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Topic: Arduino mega 2560 crystal oscillator (Read 2 times) previous topic - next topic



Does anyone know what is the tolerance of the crystal oscillator used in Arduino mega 2560.



Pet peeve


it shows the
following part, being a resonator and not a crystal,

There are ceramic resonators and there are crystal resonators, both can be called resonators. And in fact a ceramic resonator could be called a crystal resonator as it's ceramic structure is of a crystalline nature. A quartz crystal resonator also has (of course) a crystalline structure, and is what most people mean when they say, in overly shorthand fashion, 'crystal'.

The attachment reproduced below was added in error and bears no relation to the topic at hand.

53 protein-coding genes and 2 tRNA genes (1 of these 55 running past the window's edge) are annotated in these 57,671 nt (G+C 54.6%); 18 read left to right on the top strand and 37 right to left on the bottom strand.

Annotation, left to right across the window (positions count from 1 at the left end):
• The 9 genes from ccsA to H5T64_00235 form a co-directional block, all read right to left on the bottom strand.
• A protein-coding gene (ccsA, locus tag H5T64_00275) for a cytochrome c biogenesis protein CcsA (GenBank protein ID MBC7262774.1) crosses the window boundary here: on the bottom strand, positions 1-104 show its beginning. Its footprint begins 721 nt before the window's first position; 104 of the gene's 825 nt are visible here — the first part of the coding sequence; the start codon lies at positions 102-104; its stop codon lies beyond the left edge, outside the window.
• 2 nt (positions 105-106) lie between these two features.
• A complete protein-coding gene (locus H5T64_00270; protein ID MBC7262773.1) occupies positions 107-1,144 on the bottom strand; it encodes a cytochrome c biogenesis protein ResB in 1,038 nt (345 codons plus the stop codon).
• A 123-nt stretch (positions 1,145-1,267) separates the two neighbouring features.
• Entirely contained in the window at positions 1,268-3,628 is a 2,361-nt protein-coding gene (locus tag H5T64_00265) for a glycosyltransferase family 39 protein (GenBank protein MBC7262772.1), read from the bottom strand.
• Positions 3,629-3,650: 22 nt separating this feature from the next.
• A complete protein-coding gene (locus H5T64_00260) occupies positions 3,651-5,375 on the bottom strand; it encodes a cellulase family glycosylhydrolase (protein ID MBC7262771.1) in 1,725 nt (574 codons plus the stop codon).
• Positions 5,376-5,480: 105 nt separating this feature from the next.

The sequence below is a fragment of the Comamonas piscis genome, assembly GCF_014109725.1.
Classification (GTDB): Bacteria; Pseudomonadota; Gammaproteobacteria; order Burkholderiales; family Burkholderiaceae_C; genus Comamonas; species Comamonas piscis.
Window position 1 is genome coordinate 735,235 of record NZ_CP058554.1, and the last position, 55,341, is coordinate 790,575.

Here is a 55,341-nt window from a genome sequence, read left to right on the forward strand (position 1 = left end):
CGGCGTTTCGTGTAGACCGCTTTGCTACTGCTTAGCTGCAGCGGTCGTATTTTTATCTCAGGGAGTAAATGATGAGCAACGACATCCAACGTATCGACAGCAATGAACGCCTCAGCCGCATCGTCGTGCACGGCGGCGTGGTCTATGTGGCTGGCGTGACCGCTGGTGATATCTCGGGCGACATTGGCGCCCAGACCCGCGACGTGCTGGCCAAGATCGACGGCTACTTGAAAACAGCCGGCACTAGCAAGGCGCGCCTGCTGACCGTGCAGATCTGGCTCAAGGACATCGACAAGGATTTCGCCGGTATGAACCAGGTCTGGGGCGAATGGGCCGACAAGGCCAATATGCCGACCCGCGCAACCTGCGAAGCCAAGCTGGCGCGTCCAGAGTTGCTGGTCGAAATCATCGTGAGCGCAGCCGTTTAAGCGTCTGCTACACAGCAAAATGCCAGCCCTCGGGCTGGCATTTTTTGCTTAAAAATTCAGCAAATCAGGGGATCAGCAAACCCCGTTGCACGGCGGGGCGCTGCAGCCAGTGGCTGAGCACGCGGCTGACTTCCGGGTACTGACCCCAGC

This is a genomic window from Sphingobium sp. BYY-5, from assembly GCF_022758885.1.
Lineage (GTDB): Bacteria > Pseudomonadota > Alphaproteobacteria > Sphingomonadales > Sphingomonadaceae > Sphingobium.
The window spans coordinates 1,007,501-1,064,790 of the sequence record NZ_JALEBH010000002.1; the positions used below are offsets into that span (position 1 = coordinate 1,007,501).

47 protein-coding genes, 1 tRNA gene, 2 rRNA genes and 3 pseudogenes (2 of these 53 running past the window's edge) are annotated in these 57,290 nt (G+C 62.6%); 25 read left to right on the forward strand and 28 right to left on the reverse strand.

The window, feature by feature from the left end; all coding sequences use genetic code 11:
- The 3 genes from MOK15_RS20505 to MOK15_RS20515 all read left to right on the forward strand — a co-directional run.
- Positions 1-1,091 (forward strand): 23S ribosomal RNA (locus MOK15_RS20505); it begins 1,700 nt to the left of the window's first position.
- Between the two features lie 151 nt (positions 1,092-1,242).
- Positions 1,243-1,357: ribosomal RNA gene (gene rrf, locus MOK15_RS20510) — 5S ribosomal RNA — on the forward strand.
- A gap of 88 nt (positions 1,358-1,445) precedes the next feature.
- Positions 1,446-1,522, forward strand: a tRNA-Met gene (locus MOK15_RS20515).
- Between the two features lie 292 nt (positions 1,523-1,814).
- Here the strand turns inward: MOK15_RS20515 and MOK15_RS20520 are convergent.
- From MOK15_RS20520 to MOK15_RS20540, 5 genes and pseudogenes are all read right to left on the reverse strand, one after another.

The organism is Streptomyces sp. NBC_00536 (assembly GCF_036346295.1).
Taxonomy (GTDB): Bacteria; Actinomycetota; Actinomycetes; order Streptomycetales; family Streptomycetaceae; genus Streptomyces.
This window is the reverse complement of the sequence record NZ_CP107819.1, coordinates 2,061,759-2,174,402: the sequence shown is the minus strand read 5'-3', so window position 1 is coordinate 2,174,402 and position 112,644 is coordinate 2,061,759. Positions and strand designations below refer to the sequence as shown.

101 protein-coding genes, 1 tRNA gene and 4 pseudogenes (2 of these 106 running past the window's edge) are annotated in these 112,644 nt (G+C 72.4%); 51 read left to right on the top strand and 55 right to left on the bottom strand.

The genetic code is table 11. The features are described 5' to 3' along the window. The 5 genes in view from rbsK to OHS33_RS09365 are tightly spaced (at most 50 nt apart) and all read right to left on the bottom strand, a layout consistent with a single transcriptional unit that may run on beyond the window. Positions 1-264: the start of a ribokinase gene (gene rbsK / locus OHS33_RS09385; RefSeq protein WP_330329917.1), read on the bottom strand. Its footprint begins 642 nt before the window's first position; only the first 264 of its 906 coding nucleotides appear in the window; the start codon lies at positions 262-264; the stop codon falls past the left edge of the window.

Been working with crystal resonators sense the 60s where we would sometimes grind the blanks in tooth paste to try and raise it's frequency resonance, or draw with pencil lead to try and lower the frequency. Novice ham operators in the 60s were required to be crystal resonator controlled on their 75 watt maximum morse code transmitters, and not until one upgraded their licence were they free to use a VFO and were therefore no longer 'rock bound'.



Yes, I assume a resonator is used on the one I am using as I have taken one micro controller  as the ref and measured the skew and its gives me ppm error of upto 1000ppm.

I was trying to study the relation between the applied voltage and crystal skew. But it seems the board has resonator which is not very accurate. How can I solve this problem. My aim was to obtain less than 5ppm error with the arduino without using any external clock.


The crystal has the following marking: SPK16.000G


Found out from Arduino that Ceramic Resonators have been used on Arduino Mega 2560 R3.

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